Tilden Gardens condo offered for $2.6 million


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Tilden Gardens Condominium | The condominium at Tilden Gardens was once a restaurant known as the Tilden Gardens Cafe. It is listed at just under 2.6 million dollars. (Connie Gauthier)

John Rupp gives all the credit to his daughter Megan for finding this condo in Tilden Gardens in DC’s Cleveland Park neighborhood. Rupp and his wife, Maureen O’Bryon, had sold their house on Fessenden Street in Northwest Washington and downsized to a condo in another building. But it didn’t work.

Rupp said Megan’s motivation was purely personal.

“These people have complained for too long about giving up a house, having to walk down a hallway to the apartment and not having any outdoor space. Living room [is] too small,” Rupp said of her daughter’s mindset. “I’ve got to get them off my back. I’ll find them somewhere they want.”

The apartment was not so much the problem as the road to get there.

“The part I didn’t like at all is that you had to enter the apartment by going through the main lobby, which was very beautiful, but then up the elevator and down a long hallway,” he said. “I had the feeling that I was a rat in a box.”

The solution was a one-of-a-kind apartment at Tilden Gardens, a six-building complex on a five-acre triangular lot off Connecticut Avenue NW. In his 1988 book, “Best Addresses,” about Washington’s upscale apartment buildings, James M. Goode described Tilden Gardens as “the city’s most innovative large apartment building built in the 1920s.” Until Watergate arrived in the 1960s, Tilden Gardens was the largest luxury co-op apartment complex in Washington.

Condo vs. co-op: Know the differences before you buy one

This apartment was originally a restaurant in the main building. Tilden Gardens Cafe opened its doors in 1929. Judith and Milton Viorst reviewed it in their 1970 guide to Washington’s better restaurants: “If your definition of gourmet food includes a beautiful pot roast or a homemade custard…then you will be thoroughly impressed with the excellent variety of high quality dishes available at this restaurant.”

Despite that review, the restaurant closed its doors not long after, and the space was leased to the Daughters of the American Revolution until 2005. Two years later, realtor Ed Carp bought it and converted it into an apartment. Carp sold it to Rupp and his wife in 2013. The apartment met many of their requirements.

“It has an outside entrance, so we didn’t feel like it was an apartment,” Rupp said. “I kind of had the feeling that it was a house attached to a flat with the benefits of a reception out the back door, someone to take deliveries, someone to look after things.”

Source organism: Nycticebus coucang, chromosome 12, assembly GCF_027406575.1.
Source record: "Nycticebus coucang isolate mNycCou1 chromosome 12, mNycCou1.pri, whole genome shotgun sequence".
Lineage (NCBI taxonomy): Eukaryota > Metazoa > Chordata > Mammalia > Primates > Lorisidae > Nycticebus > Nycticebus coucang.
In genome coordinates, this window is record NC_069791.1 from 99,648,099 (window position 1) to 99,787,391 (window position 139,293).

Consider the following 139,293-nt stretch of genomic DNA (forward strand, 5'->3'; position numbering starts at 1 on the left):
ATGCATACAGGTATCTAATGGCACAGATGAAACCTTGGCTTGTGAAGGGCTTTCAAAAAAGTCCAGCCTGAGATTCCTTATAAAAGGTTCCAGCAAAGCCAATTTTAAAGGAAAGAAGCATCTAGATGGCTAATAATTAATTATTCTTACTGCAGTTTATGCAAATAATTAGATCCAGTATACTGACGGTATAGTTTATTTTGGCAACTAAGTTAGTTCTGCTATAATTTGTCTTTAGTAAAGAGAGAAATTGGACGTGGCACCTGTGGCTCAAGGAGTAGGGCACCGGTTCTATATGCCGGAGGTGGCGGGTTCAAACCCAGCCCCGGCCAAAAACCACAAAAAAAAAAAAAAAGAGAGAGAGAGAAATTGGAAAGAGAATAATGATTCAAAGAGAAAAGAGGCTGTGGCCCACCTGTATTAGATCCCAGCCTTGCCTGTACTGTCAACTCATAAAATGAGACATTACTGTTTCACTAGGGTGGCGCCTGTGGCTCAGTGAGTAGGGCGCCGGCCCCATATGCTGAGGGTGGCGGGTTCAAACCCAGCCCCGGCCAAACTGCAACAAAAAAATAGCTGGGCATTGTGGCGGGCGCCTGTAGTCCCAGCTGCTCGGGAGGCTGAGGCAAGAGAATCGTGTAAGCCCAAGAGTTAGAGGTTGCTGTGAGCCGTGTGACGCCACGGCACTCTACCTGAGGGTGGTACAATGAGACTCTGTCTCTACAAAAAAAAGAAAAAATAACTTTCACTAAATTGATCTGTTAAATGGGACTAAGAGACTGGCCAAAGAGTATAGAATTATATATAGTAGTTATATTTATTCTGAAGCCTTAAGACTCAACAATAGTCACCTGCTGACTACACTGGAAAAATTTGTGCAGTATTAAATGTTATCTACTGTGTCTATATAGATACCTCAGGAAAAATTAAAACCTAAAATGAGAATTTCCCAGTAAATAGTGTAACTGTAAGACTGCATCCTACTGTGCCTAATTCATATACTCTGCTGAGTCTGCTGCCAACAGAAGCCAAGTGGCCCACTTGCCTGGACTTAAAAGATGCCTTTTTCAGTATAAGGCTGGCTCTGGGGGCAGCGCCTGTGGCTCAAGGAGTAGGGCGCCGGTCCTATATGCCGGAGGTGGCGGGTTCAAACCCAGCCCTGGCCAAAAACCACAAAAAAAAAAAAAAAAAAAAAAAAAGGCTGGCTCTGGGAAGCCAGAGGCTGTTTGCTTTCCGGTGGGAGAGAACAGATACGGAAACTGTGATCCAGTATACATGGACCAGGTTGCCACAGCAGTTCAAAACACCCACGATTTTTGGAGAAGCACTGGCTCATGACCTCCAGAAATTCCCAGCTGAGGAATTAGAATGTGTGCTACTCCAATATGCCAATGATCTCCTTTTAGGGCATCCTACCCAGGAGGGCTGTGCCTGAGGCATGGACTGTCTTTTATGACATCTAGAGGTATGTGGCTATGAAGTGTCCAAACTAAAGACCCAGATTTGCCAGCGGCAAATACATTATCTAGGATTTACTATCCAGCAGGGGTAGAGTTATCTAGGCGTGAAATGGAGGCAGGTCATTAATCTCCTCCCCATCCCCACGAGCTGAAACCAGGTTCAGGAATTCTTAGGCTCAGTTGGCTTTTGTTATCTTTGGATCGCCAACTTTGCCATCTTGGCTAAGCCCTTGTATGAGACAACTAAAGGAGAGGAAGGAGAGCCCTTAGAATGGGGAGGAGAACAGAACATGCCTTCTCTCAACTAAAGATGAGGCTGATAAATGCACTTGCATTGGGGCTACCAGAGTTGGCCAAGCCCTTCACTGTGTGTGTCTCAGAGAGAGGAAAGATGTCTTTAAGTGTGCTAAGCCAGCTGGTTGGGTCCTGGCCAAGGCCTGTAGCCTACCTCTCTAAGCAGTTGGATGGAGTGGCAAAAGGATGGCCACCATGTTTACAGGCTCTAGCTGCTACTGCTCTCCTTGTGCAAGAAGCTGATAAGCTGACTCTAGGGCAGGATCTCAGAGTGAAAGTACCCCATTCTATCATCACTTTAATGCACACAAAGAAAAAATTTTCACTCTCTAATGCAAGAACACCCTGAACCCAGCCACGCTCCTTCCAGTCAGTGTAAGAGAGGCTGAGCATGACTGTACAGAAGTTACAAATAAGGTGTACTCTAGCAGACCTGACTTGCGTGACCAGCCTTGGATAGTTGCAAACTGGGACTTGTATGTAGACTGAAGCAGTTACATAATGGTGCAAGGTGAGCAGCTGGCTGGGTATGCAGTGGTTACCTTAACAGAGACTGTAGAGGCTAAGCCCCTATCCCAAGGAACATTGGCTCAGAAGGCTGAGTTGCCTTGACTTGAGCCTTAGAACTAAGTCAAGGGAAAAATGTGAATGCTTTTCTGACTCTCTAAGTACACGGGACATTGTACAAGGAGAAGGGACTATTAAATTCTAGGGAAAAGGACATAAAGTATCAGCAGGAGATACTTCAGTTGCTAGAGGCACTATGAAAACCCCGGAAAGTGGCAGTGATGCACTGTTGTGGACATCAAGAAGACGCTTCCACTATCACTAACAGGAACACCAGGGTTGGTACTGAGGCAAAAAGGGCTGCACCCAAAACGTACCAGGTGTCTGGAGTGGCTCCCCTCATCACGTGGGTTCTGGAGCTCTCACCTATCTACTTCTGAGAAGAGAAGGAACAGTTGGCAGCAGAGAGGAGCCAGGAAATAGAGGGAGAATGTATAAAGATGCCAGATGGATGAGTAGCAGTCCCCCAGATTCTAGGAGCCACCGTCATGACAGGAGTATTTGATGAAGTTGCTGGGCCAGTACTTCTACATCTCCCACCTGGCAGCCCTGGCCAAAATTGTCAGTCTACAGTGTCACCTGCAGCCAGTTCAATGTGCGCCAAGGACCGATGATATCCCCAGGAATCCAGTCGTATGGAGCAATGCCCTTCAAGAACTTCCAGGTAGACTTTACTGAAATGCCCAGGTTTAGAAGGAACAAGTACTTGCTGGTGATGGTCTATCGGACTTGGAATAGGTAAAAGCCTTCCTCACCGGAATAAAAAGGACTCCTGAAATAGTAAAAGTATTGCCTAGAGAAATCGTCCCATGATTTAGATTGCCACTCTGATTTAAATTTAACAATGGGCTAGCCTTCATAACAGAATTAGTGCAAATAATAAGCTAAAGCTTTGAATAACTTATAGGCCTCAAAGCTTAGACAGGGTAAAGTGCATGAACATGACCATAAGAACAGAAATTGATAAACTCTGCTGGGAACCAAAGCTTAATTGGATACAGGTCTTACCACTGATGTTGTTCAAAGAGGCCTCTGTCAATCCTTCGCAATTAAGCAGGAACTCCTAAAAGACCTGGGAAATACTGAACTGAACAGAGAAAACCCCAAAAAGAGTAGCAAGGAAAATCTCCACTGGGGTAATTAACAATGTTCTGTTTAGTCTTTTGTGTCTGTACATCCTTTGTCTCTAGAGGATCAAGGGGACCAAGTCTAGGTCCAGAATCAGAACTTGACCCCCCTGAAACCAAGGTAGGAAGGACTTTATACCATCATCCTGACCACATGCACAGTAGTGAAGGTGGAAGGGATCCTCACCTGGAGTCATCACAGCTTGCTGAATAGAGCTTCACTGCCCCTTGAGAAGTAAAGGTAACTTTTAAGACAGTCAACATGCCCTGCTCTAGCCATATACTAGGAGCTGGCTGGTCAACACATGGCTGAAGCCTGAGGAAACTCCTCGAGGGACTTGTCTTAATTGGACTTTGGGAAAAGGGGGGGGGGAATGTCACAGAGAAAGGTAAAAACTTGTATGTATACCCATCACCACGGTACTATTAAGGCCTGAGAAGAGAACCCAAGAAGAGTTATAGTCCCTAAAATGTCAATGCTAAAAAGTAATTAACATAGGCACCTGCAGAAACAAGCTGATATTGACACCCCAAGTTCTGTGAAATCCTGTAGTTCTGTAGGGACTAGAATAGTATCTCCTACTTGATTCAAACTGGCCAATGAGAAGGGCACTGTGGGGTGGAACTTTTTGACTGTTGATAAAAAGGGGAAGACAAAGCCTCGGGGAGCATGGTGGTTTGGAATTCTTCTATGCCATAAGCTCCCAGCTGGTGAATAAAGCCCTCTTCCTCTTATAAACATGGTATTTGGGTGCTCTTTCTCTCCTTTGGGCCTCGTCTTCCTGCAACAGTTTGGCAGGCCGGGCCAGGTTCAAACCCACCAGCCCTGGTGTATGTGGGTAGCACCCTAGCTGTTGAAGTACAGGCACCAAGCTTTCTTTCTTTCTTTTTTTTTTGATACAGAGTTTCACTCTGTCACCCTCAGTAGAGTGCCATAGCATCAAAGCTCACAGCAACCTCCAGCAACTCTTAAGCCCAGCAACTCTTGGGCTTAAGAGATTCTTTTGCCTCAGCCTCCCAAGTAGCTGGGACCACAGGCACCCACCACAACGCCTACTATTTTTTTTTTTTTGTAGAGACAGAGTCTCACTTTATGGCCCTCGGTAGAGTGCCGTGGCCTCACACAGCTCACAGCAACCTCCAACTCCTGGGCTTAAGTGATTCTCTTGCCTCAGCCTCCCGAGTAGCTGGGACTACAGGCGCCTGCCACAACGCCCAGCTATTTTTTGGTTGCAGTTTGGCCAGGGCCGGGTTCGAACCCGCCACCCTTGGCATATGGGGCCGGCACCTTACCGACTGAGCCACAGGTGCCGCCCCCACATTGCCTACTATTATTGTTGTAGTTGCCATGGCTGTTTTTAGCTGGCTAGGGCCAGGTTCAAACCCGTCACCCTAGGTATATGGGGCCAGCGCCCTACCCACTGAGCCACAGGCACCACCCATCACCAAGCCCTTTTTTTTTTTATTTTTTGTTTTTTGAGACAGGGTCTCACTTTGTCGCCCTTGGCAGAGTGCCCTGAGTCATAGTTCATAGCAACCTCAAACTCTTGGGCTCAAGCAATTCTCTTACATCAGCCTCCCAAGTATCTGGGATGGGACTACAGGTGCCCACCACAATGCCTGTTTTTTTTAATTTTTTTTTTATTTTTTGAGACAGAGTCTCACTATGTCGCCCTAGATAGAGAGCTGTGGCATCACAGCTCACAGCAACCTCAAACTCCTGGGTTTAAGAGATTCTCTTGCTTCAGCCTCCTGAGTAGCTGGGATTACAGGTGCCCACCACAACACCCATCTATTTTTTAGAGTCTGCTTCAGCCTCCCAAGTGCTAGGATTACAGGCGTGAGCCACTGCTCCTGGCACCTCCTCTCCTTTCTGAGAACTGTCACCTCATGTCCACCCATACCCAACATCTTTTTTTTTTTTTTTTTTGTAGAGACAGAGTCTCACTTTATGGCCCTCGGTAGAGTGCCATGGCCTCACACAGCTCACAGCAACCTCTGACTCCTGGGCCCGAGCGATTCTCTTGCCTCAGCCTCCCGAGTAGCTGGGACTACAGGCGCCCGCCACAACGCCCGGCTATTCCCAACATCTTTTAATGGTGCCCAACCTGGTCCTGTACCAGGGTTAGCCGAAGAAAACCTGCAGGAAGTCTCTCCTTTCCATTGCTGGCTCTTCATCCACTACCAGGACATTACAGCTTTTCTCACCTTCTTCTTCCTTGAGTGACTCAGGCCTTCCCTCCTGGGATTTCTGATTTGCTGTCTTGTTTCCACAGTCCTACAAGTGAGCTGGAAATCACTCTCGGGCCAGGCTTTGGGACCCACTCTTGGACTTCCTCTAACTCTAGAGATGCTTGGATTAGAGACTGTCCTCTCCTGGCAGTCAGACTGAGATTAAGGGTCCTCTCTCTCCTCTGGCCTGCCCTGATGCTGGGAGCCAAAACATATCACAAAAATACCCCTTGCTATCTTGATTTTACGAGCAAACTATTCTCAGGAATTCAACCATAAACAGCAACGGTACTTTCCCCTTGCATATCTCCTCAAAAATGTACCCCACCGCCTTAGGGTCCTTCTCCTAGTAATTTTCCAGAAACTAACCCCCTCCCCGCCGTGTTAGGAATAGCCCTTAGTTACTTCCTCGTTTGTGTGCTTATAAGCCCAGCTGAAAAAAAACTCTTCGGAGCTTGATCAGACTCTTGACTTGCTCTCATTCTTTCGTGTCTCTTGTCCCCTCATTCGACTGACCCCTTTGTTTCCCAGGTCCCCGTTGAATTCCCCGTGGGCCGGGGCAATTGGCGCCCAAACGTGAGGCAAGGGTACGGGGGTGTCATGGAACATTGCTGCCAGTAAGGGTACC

Rupp and O’Bryon undertook an extensive renovation. They installed wood floors, a gas fireplace and octagonal skylights in the main room. They added a library, a fourth bedroom and laundry facilities. They remodeled the kitchen and enlarged the bedroom windows.

But they left many of the period features, such as the beams and arches in the main room. “What we didn’t change is what attracted us to it in the first place,” Rupp said.

They also added a private terrace. Karper had negotiated the right to build the terrace, but never got around to it. “The previous owner, the guy who did the conversion, he was pretty smart,” Rupp said.

Not only did they have their own private outdoor space, but they also had Tilden Gardens’ large lawn.

“The other thing we liked about the apartment is that if you go outside, you have the gardens of Tilden Gardens, which is a great place to sit, read a book, meet friends,” Rupp said. “We lost our garden [at the Fessenden Street house]but we have acquired the terrace and hectares of green space.”

Rupp said the 3,600-square-foot home in many ways offered the benefits of living in an apartment and a house. He and his wife could travel and not worry, knowing that someone was watching over their home, and they could entertain large gatherings.

“We’ve had 125 people,” Rupp said. “It didn’t feel crowded.”

Rupp, who lives most of the year in Europe, has been less likely to return to Washington since his wife died in October, which is why he has decided to sell.

“I’m there one or two days a year,” he said. “It makes no sense for me to hold on to it.”

The four-bedroom, three-bathroom condo is listed for just under $2.6 million. The monthly fees are $2,455.

3000 Tilden St. NW, Unit 1-I, Washington, DC

  • Bedrooms/bathrooms: 4/3
  • Approximate square meters: 3,600
  • Share fee: $2,455 per month
  • Features: This condo in Tilden Gardens was once a restaurant known as the Tilden Gardens Cafe. It was converted into an apartment in 2007. Although the apartment is attached to the main building, no one lives above or below the unit. The apartment can be reached through the main entrance or private entrance. Parking can be rented.
  • Listing Agent: Nancy Itteilag and Chris Itteilag, Washington Fine Properties

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